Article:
Articles by Stephen Dodson
December 1, 2014
It’s one of those rare works that actually deserve the adjective “magisterial.”
December 2, 2013
By the time I got to the end of the first paragraph, I was entirely willing to put myself into her hands and go where she wanted to take me.
December 3, 2012
It’s got enough rave reviews and awards that you’re very likely aware of it, but just in case: it’s one of the best travel books I’ve ever read.
December 1, 2011
The novel takes us places we don’t want to go, but does so with a humane insistence we find impossible to resist.
April 6, 2011
What might have been (and in many texts on rhetoric is) a dry analysis full of rebarbative Greco-Latin terminology (epizeuxis!) becomes an enchanted garden of lively English prose.
December 1, 2010
It’s always a fraught moment when you sit down with a book you’ve been meaning to read for many years.
December 2, 2009
The F-Word is a must for anyone interested in the most notorious of English obscenities. This book makes me proud to be a part of a civilization that could produce such a thing.
December 1, 2008
Stephen Dodson is a freelance editor in Hadley, Mass.; he is coauthor of Uglier Than a Monkey’s Armpit, a collection of international curses and insults, and sole proprietor of the blog languagehat.com. As usual, my reading this year has focused on language and Russian history and culture, and I have books to recommend in each […]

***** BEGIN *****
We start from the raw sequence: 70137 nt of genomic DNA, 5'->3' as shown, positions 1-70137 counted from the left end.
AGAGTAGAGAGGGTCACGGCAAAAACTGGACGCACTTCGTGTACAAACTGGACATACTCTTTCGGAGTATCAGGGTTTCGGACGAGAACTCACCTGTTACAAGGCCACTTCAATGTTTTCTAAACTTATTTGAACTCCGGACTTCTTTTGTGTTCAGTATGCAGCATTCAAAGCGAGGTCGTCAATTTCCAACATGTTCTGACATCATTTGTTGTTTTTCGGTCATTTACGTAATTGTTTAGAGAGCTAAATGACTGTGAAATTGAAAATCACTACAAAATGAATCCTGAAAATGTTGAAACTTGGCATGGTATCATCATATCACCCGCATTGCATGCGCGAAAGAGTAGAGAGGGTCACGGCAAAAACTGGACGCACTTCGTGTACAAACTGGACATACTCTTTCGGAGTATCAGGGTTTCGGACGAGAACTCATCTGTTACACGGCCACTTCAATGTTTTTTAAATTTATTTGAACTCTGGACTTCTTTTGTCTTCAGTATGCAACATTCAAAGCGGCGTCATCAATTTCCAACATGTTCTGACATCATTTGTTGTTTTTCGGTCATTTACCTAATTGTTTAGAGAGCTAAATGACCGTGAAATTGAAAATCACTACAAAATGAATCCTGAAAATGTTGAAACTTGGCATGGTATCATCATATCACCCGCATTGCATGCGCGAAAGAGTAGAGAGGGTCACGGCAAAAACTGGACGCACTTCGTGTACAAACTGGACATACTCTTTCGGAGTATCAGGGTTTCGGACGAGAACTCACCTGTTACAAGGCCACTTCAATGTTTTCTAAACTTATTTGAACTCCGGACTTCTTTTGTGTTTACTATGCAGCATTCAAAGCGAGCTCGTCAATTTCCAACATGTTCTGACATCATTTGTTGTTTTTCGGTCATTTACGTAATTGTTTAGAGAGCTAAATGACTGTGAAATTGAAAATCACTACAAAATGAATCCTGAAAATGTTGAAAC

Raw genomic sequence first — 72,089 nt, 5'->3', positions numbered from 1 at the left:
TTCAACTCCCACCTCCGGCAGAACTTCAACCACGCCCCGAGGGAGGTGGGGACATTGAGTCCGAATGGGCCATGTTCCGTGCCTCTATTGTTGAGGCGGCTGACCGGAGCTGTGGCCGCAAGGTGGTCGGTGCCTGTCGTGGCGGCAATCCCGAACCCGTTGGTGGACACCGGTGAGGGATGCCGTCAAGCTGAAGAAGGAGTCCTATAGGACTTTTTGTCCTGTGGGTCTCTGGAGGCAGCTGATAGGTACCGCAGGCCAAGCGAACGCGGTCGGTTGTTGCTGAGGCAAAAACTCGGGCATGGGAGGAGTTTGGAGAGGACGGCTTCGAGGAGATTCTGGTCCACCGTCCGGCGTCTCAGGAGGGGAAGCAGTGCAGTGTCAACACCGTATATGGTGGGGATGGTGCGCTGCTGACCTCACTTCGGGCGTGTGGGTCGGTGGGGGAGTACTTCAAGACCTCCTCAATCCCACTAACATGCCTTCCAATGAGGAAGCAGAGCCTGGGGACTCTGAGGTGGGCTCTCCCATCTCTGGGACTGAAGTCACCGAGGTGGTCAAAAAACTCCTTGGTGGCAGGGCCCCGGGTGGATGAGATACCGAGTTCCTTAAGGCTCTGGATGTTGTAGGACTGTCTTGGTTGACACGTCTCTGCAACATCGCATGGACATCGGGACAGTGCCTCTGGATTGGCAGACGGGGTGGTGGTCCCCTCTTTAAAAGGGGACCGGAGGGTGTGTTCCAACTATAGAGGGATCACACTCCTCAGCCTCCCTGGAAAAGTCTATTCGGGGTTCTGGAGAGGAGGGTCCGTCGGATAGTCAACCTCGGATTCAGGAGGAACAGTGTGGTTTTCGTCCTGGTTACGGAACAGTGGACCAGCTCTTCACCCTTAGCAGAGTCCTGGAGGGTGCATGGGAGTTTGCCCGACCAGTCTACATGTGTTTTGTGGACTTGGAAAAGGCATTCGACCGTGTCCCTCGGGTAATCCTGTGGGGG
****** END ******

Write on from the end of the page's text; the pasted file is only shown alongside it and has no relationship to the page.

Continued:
December 1, 2007
Languagehat is a freelance editor in Hadley, Massachusetts. This year I have two pairs of books to recommend, one pair on language and one on history. The subject I blog about, of course, is language, and this year I’ve read two books I can strongly recommend to anyone, The first is almost a decade old: […]
December 10, 2006
Languagehat is a deep repository of interesting linguistic tidbits. An essential blog for those with an interest in language, Languagehat is also engaging enough to make regulars out of a monolingual like me. “Hat” was nice enough to share some of his favorite books from this year: Jeff Prucher’s Brave New Words: The Oxford Dictionary […]